This problem has not been solved because inbox control is fragmented. Netcore solves the problem at two levels: Mu, the attention currency, and a new inbox, Micronbox, for Mu messages (Microns). Customers have long had to divide their attention between brand and personal messages. Micronbox is the answer for brands and attentive customers. A single place for all brand messages, with small rewards in each message to ensure they are not ignored.

The Microns-Mu-Micronbox triad is how smart marketers can make attention the center of marketing and break the spending spiral of new acquisitions.

A pan-brand currency

Attention Messaging needs a currency to reward attention, which works across push messaging channels and brands. However, brands cannot make it work because they don’t offer enough rewards to make it worthwhile, even if they have a loyalty program. Let’s look at some numbers.

A brand typically sends 10-15 marketing messages each month. If 5 messages offer 1 Mu for opening the email and 3 for clicking, the recipient earns 20 Mu for actions performed. If each Mu is worth 10 paise, this comes to Rs. 2 for a brand in one month. While this is too much hassle for a single brand to offer, a recipient could get Rs 50-100 worth of Mu a month across 25-50 brands. This is a significant number, as demonstrated by Google Pay, which has attracted users with much less.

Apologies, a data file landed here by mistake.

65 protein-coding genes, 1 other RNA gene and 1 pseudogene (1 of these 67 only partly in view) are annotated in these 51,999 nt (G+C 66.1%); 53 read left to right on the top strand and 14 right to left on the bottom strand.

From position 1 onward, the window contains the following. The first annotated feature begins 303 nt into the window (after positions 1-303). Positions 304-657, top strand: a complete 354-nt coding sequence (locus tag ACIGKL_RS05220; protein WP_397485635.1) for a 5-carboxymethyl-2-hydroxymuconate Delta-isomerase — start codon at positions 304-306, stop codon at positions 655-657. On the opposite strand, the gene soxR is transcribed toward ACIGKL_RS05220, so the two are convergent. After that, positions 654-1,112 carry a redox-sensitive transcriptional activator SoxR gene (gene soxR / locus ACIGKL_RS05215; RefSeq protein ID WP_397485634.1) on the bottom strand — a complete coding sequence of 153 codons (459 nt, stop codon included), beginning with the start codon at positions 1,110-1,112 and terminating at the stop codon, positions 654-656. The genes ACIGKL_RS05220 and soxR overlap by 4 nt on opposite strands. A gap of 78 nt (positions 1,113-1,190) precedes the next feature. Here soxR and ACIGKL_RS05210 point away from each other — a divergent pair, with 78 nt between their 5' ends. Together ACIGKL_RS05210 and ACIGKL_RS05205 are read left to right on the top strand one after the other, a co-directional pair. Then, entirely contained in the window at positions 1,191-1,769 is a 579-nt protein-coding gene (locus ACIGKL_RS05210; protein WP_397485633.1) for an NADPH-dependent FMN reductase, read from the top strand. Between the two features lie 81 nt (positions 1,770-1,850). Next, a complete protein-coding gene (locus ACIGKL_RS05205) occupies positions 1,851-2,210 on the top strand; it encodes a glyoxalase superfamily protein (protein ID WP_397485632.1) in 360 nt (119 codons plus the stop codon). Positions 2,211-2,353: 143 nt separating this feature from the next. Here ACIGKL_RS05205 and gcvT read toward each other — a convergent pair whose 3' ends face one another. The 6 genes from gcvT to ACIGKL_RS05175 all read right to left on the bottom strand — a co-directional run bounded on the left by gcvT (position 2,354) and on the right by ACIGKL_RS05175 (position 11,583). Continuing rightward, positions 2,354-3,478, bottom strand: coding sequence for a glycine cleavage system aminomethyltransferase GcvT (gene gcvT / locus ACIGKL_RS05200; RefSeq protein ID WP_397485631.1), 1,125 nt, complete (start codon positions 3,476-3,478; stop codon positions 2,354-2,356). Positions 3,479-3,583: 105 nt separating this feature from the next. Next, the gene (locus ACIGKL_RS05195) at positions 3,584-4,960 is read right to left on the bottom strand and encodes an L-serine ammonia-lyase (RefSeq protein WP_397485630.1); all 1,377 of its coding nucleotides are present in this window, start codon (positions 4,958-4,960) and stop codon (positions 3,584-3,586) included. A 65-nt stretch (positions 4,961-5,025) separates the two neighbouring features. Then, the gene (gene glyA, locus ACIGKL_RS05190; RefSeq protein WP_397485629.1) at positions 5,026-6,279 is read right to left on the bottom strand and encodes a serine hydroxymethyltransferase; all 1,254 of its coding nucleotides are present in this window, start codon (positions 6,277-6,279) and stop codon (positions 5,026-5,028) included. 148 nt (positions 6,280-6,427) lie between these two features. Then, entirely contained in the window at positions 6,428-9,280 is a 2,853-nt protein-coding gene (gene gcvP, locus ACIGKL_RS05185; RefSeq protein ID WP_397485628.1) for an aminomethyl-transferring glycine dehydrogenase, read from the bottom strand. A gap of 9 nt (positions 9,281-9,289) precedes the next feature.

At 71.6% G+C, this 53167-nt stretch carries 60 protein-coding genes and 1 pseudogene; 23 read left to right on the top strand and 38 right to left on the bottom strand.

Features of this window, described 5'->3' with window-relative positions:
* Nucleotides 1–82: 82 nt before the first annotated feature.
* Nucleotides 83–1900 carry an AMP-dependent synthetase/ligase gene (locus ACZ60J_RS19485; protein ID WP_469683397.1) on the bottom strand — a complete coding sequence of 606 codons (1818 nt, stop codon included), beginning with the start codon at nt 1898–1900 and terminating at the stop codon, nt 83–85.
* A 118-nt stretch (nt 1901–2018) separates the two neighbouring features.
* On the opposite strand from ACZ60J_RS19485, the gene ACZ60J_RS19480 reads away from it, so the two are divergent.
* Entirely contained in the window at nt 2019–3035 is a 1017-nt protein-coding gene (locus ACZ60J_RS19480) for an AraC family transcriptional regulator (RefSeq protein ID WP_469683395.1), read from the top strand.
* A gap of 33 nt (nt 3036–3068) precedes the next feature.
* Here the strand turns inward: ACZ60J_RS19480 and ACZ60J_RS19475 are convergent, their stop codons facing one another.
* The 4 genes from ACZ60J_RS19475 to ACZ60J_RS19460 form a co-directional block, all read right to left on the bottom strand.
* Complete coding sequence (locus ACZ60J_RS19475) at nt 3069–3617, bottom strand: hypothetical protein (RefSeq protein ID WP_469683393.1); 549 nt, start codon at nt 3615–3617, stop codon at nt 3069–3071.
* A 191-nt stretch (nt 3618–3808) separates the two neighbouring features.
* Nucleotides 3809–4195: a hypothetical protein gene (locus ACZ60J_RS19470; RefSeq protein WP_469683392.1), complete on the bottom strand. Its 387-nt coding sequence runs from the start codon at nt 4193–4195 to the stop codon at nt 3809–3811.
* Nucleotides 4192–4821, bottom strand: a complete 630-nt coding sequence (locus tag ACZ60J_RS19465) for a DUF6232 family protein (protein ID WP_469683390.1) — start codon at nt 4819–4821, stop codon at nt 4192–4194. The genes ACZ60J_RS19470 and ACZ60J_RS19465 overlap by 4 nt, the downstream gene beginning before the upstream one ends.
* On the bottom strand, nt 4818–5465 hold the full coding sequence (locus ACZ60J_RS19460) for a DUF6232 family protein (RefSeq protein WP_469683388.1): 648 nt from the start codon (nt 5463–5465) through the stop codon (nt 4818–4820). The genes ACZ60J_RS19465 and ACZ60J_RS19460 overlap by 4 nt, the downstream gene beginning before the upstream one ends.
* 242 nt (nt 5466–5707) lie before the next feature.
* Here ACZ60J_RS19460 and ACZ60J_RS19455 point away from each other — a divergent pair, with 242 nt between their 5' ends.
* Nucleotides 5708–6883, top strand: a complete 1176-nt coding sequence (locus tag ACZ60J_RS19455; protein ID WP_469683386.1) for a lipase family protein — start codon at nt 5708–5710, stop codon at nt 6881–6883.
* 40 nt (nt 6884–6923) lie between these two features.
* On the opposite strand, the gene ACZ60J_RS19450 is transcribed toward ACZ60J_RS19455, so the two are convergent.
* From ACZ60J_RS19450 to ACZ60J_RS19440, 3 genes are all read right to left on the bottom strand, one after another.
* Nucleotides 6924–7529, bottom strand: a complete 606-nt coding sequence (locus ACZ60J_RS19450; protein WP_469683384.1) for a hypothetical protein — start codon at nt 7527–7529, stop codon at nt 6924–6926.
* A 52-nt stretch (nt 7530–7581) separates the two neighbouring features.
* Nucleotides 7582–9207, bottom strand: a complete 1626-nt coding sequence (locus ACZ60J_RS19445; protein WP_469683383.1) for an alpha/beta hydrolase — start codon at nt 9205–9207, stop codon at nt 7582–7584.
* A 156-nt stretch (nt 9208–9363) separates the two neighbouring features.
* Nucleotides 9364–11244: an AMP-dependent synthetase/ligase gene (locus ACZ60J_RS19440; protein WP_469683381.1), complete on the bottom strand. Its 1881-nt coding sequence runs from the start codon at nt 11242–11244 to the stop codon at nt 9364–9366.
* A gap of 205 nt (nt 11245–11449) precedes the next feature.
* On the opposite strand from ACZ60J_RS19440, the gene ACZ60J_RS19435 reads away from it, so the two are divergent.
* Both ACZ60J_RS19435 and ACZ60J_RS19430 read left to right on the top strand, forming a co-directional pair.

There is also the fun element, such as surprises and sweepstakes. After all, if 90% of messages are being ignored, there is a much more significant upside than downside. Even if 5% of customers open and act on brand messages, it could lead to a 50% increase in traffic to the brand’s website or app.

Thus, Attention Messaging needs a micro-currency that works across brands, focusing on inboxes receiving the messages. The idea is to get customers used to looking at brand messages with interest and introduce a delight rather than a delete mindset. Mu acts as a signal, telling customers brands are willing to offer something in return for attention and that customer retention is as important as new customer acquisitions.

Mu allows the brand to directly reward customers instead of paying the likes of Google and Facebook, encouraging them to have better and deeper relationships with existing customers. Customers can signal back to the brand through opens and clicks, creating the equivalent of a digital pheromone that brands can track and make their messaging sharper.

That this hasn’t been done before is surprising. Maybe Attention Messaging is unimportant, and brands are perfectly happy with the current state of customer relationships. Maybe customers don’t care about rewards and don’t change their attention behavior, or perhaps they will collect rewards and not change their buying behavior.

In each case, the idea will fail, and we will return to square one. However, if the Mu rewards mechanism works, it will be a significant step up in brand-customer relationships, creating a win-win situation for both. Which scenario will come to fruition? Only time will tell!

Continued in Part 4

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Written By: Rajesh Jain
Rajesh Jain
Founder and Group MD, Netcore Cloud